Wednesday, August 31, 2011
I used to have vivid, difficult dreams about going back to college.
The details changed, but the plot always had to do with feeling excited about the classes I could take while also feeling troubled because I couldn't figure out what to do with my children if I went and lived in the dorms.
Into my waking life as a working journalist, what remained of the dreams was wistfulness. I knew I had not taken full advantage of college as a young person, and that I had so much to learn. I'd wonder whether the dreams were a metaphor for wanting to do something new and adventurous, or for wishing I were more intellectual.
Now I can see that the dreams were telling me simply that I wanted to go back to college. And I did.
Through a series of fortunate circumstances, I left the workaday world and became a "transfer student" at the Cleveland Institute of Art. I have to put that in quotes, because it strikes me funny that you can be considered a "transfer" student when the last time you walked the university green was in the era of big hair and shoulder pads.
My first day of classes was Monday, January 12, 2009. My first class: Drawing II. The school had generously given me credit for Drawing I based on my portfolio, which made me feel pretty good till I walked into the room with perhaps 15 teenagers and a teacher who looked like one. We set up our work areas and practiced drawing from a still life, concentrating on line, proportions, perspective and composition. We had to draw standing up unless we had a medical excuse. I silently wondered whether being ancient counted.
Where were the other nontraditional students? This was one of the many thoughts that bounced
around my head as I drew and drew and drew. I flinched as the teacher gazed at my work, occasionally offering straightforward suggestions. She was gentle, actually, though in weeks to come, when she caught me being rather vague in some spots as we drew from a nude male model, she instructed me sharply, "You're going to have to be a little more specific than that." I burst out laughing; she wasn't kidding.
But what I remember about that first day, and the weeks to come, was being reacquainted with the awkward middle-school kid who never felt like she belonged. Although I'd been to college before, my first degree was in journalism; I didn't know how to be an art student. Suddenly I had to draw and think while people watched. This was very distressing.
And then there was the obvious difference between me and the other "kids," specifically: I was literally old enough to be their mother. In a design class the first week, one of the 18-year-olds asked, point-blank, "So, are you, like ... here for the whole four years?"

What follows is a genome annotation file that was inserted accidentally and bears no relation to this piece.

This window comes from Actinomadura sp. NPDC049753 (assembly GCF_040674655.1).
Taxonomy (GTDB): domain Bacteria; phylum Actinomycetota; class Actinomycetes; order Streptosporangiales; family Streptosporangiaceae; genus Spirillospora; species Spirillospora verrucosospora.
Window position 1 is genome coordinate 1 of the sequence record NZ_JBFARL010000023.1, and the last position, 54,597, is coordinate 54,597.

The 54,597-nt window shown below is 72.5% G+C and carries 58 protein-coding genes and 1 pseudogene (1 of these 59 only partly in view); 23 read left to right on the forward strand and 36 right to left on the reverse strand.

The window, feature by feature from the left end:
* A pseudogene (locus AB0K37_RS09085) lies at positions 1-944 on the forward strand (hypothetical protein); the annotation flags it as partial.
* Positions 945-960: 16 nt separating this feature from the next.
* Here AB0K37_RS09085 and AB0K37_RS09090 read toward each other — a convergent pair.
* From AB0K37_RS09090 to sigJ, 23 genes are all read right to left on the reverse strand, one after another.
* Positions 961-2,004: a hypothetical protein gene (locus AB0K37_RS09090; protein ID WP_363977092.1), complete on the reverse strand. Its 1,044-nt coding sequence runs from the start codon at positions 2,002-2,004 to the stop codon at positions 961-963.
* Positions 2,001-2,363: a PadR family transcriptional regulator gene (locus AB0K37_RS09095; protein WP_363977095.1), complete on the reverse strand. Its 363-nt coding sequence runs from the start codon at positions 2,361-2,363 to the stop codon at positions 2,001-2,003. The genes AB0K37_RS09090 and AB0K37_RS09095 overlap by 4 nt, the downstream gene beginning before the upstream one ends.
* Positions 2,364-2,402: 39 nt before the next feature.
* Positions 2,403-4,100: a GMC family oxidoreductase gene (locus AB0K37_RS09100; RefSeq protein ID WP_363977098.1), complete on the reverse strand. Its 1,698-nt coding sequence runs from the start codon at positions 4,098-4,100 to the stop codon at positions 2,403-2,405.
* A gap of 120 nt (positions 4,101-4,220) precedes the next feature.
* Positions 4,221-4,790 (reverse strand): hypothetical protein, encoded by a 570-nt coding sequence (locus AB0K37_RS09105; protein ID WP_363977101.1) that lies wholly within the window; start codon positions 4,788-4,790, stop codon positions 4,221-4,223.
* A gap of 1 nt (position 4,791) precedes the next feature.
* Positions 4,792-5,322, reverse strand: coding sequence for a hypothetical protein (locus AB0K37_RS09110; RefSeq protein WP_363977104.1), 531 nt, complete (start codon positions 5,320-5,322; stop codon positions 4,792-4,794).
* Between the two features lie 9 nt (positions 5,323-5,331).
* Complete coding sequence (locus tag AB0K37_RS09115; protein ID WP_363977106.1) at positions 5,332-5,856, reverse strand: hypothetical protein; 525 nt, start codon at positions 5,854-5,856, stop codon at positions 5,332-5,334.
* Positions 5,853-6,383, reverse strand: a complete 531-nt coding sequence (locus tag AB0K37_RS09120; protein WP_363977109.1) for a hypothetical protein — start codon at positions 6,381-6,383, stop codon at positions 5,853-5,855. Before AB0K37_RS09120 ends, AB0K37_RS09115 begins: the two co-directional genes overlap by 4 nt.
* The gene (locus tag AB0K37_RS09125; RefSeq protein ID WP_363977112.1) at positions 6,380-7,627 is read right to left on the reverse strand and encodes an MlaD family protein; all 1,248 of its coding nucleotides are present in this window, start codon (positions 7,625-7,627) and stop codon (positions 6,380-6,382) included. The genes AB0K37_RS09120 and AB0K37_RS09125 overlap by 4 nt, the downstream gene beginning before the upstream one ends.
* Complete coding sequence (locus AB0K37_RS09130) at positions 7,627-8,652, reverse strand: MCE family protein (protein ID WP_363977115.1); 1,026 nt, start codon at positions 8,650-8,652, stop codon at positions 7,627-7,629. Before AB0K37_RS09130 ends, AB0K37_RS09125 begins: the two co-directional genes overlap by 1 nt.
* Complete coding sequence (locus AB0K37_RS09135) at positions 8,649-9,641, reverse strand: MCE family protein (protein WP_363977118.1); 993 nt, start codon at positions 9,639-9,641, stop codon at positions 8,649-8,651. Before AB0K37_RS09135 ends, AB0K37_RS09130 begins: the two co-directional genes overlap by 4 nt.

"That's the idea," I told her. I was sure she was wondering, "Do you think you'll live that long?"
Truly, it was very, very difficult for me to stop obsessing about my age, and wondering how I was viewed by other students. I felt obliged to be smarter and better than they were, by sheer weight of years, yet it became clear from that first day in Drawing II that this wouldn't be the case.
I wondered all sorts of things about how to be with my new peers. Should I talk about my decades as a journalist or not mention it? Should I do the "mom" thing or attempt to sound like an extraordinarily hip fortysomething? Maybe I should just be mute.
What I hoped was that at some point, somehow, I would find my way as a student among students. I longed for a time when there would be an easiness, at least with some of them, who would understand that I knew that I couldn't be their peer, exactly, but that I didn't want to be their mother.
This week, as the first days of my second senior year in college got under way, I attended a class called Professional Practices. It's a study in preparedness for making a living as an artist. The class is required for graduation.
When I walked into Professional Practices the other night, I looked around and saw what seemed to me was practically the entire class of 2012. This is not technically true; there are lots of seniors, but far from all of them, and there were a number of juniors.
Still, there were students who I'd had Foundation-level classes with and then hadn't seen much of after we all split off into our areas of concentration as sophomores. They had all changed physically. Some had lost teenage baby fat. Some had filled out. Almost everyone had gained something of an adult face in the intervening years.